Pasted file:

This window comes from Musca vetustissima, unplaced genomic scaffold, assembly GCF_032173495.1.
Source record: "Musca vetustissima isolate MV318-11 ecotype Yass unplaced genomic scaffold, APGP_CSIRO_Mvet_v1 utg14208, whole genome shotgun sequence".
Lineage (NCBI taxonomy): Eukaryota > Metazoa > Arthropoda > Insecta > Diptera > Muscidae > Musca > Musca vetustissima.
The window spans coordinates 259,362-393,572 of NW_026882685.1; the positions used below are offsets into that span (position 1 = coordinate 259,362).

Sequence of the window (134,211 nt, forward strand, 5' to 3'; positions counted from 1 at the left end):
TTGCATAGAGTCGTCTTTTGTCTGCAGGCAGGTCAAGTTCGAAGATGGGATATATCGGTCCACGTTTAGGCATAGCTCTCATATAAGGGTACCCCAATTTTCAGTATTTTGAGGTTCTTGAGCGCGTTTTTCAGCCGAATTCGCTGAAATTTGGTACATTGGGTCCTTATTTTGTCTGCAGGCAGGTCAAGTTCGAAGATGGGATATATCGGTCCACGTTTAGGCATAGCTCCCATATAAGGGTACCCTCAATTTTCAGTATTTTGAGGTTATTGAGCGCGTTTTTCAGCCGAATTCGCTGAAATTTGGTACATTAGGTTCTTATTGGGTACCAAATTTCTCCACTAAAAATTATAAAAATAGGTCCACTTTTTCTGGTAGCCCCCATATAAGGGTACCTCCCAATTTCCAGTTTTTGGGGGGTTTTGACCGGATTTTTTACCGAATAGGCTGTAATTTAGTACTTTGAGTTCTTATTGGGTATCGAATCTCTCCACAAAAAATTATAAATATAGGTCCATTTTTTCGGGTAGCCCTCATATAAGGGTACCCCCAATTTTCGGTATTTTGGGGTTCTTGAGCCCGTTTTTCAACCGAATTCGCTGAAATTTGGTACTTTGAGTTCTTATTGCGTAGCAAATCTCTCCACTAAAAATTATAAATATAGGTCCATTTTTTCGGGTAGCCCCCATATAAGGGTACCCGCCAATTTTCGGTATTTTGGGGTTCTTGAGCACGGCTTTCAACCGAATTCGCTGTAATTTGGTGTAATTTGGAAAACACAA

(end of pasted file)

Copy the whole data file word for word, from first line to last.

This window comes from Musca vetustissima, unplaced genomic scaffold, assembly GCF_032173495.1.
Source record: "Musca vetustissima isolate MV318-11 ecotype Yass unplaced genomic scaffold, APGP_CSIRO_Mvet_v1 utg14208, whole genome shotgun sequence".
Lineage (NCBI taxonomy): Eukaryota > Metazoa > Arthropoda > Insecta > Diptera > Muscidae > Musca > Musca vetustissima.
The window spans coordinates 259,362-393,572 of NW_026882685.1; the positions used below are offsets into that span (position 1 = coordinate 259,362).

Sequence of the window (134,211 nt, forward strand, 5' to 3'; positions counted from 1 at the left end):
TTGCATAGAGTCGTCTTTTGTCTGCAGGCAGGTCAAGTTCGAAGATGGGATATATCGGTCCACGTTTAGGCATAGCTCTCATATAAGGGTACCCCAATTTTCAGTATTTTGAGGTTCTTGAGCGCGTTTTTCAGCCGAATTCGCTGAAATTTGGTACATTGGGTCCTTATTTTGTCTGCAGGCAGGTCAAGTTCGAAGATGGGATATATCGGTCCACGTTTAGGCATAGCTCCCATATAAGGGTACCCTCAATTTTCAGTATTTTGAGGTTATTGAGCGCGTTTTTCAGCCGAATTCGCTGAAATTTGGTACATTAGGTTCTTATTGGGTACCAAATTTCTCCACTAAAAATTATAAAAATAGGTCCACTTTTTCTGGTAGCCCCCATATAAGGGTACCTCCCAATTTCCAGTTTTTGGGGGGTTTTGACCGGATTTTTTACCGAATAGGCTGTAATTTAGTACTTTGAGTTCTTATTGGGTATCGAATCTCTCCACAAAAAATTATAAATATAGGTCCATTTTTTCGGGTAGCCCTCATATAAGGGTACCCCCAATTTTCGGTATTTTGGGGTTCTTGAGCCCGTTTTTCAACCGAATTCGCTGAAATTTGGTACTTTGAGTTCTTATTGCGTAGCAAATCTCTCCACTAAAAATTATAAATATAGGTCCATTTTTTCGGGTAGCCCCCATATAAGGGTACCCGCCAATTTTCGGTATTTTGGGGTTCTTGAGCACGGCTTTCAACCGAATTCGCTGTAATTTGGTGTAATTTGGAAAACACAA